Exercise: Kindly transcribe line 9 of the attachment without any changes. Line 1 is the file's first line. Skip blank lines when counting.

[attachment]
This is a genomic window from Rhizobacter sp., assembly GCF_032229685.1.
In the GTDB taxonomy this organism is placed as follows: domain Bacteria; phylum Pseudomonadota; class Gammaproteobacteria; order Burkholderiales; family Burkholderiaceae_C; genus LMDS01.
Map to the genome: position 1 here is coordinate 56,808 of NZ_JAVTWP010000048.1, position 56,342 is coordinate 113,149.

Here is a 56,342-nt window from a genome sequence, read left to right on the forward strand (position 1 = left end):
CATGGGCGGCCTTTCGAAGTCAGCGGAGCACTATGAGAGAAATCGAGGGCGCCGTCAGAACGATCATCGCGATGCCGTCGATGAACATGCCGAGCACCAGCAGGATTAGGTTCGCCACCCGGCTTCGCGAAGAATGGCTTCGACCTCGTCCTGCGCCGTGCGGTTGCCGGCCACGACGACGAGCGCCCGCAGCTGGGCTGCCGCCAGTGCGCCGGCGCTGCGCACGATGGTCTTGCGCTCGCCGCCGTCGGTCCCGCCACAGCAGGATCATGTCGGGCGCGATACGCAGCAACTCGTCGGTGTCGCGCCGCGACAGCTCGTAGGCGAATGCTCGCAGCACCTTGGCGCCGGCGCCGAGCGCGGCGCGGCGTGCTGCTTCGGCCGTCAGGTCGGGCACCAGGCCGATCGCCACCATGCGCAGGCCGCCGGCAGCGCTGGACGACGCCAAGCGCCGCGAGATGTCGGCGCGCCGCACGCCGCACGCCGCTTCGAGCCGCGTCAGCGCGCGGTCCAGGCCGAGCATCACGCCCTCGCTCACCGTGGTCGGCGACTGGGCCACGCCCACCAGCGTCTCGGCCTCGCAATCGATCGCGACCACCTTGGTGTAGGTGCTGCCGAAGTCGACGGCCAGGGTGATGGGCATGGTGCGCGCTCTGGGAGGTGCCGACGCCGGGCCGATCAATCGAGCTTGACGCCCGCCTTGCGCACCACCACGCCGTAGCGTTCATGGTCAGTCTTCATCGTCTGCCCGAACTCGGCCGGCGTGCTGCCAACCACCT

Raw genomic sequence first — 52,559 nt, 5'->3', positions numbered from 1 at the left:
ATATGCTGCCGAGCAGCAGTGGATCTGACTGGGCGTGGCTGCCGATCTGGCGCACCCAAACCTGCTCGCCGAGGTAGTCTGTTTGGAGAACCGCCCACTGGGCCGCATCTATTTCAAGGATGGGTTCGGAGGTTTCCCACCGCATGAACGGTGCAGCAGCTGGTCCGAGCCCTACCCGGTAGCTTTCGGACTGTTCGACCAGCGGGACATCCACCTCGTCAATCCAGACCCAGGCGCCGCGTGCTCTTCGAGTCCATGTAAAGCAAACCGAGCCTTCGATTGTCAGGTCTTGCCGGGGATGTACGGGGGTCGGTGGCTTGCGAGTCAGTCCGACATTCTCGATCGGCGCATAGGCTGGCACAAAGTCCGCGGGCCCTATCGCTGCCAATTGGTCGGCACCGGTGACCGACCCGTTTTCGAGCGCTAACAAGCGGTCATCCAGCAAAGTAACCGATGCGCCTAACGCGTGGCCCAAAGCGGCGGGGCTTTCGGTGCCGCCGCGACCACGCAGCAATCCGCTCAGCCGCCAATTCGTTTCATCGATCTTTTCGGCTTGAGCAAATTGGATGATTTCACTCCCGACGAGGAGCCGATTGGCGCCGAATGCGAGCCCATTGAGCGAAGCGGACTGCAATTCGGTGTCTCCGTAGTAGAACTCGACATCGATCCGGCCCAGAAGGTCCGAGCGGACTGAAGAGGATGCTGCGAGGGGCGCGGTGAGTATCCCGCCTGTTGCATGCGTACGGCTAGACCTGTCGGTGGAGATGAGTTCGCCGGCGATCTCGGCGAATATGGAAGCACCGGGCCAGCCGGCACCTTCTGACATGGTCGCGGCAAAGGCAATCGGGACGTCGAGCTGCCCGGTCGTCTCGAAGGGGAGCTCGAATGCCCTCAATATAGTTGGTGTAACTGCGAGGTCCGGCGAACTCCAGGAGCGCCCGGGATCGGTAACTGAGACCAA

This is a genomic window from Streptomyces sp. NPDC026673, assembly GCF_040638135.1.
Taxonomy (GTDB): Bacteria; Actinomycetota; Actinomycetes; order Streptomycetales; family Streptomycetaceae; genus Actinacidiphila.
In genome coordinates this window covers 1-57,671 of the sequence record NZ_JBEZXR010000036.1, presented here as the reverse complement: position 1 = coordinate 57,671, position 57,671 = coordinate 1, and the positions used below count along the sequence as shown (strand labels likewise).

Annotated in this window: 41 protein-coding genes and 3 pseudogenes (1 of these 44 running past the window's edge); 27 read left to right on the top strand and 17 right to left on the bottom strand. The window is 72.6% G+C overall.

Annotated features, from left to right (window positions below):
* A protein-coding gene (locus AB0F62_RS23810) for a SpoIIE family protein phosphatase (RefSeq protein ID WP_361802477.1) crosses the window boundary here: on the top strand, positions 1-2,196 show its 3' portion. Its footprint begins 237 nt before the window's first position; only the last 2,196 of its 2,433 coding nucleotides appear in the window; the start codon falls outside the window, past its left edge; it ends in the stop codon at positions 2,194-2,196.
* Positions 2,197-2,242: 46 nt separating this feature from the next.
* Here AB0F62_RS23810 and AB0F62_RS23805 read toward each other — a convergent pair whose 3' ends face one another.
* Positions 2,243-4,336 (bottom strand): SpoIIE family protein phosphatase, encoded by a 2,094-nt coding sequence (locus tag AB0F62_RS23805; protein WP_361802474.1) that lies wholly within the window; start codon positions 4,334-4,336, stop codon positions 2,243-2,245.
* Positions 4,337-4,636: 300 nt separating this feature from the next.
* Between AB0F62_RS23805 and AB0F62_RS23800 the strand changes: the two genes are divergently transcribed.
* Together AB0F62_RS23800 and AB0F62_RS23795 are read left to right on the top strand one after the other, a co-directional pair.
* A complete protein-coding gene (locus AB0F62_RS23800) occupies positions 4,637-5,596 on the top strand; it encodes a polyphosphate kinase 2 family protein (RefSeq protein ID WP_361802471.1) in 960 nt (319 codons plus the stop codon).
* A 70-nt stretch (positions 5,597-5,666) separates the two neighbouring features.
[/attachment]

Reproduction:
Taxonomy (GTDB): Bacteria; Actinomycetota; Actinomycetes; order Streptomycetales; family Streptomycetaceae; genus Actinacidiphila.